Category Archives: Psychotherapy

A Fiction-Writing Shrink?!?

I live in a medium-sized town where I run into a minimum of ten people I know every time I go to the grocery store.  Often, these people are past or current psychotherapy clients.  More often than not, I have my children with me.  My clients have seen me in restaurants, in a bathing suit at the swimming pool, marching in the fourth of July parade with my daughter’s junior girl scout troop.  One former client was my daughter’s favorite camp counselor.  I have attended parties where clients were fellow guests.  They see my name in the paper as the new member chair for a local secular-humanistic Jewish family group.  In other words, unlike some therapists, my life is no mystery to my clients.  Seeing as my practice currently involves no individuals, and I see strictly families, this is less of an issue than it might be for some.  Families like to know that I am a mother.  Couples and individuals like to imagine I am simply their therapist.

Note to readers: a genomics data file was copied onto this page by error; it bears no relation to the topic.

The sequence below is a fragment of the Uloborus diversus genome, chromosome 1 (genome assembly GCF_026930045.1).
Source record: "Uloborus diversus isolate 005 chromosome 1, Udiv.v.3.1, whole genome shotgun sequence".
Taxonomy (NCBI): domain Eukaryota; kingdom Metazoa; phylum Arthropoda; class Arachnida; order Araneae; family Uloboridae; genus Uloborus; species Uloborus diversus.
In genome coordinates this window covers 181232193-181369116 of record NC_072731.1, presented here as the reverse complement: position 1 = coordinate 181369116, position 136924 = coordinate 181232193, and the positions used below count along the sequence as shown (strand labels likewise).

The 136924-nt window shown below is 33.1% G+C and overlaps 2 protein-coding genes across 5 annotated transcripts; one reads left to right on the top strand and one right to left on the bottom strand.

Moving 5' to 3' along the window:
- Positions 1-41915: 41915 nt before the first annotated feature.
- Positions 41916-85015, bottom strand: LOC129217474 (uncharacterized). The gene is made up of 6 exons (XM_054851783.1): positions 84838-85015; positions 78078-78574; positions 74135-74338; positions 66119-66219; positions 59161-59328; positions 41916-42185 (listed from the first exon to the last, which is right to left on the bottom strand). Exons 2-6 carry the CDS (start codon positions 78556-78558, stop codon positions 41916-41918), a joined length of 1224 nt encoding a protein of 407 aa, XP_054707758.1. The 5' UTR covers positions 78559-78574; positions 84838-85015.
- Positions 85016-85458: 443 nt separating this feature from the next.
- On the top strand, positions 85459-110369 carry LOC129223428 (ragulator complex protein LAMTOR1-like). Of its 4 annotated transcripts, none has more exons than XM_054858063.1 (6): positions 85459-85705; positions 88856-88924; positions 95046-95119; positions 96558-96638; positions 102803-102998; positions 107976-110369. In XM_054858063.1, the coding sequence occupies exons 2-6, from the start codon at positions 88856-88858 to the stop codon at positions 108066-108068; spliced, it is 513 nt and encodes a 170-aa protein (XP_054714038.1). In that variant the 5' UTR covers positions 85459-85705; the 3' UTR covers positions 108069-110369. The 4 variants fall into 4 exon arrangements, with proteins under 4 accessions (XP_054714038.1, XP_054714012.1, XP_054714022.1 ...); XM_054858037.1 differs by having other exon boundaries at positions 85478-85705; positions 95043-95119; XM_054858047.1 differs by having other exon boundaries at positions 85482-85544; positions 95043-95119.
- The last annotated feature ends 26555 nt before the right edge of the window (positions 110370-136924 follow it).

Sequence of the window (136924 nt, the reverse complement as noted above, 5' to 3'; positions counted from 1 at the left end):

To be fair, I’m pretty visible around town.  People know me as the biracial—black, white, Jewish, family therapist.  I’ve done talks on parenting, Multiracial Jewish Identity, Body Image and Talking to kids about Race.  People know what I think … about some things.

But a novel (un-agented, unpublished, but a novel all the same) exposes a much deeper, weirder piece of me: some form of my own reality skewed by the warped lens of my wildest imagination.   Writers of good fiction are supposed to take big risks.  How can I do that while responsibly adhering to the NASW Code of Ethics?  A fiction writing therapist opens herself up to all kinds of questions.

Are my characters based on my clients?  (Deliberately?  Never, ever.  Subliminally?  Maybe.)

Do I really think like my characters? (Some part of me has to, right?)

And what about this blog itself?  Where I’ll be writing about my ballet-dancing, eating-disordered past (which inspired Birch Wood Doll, my novel), as well as the more complicated aspects of being biracial?  In order to write at all, I’ve had to free myself from these worries.  I am not a private person by nature, which serves me as a writer, even if it presents a challenge for me-the-therapist.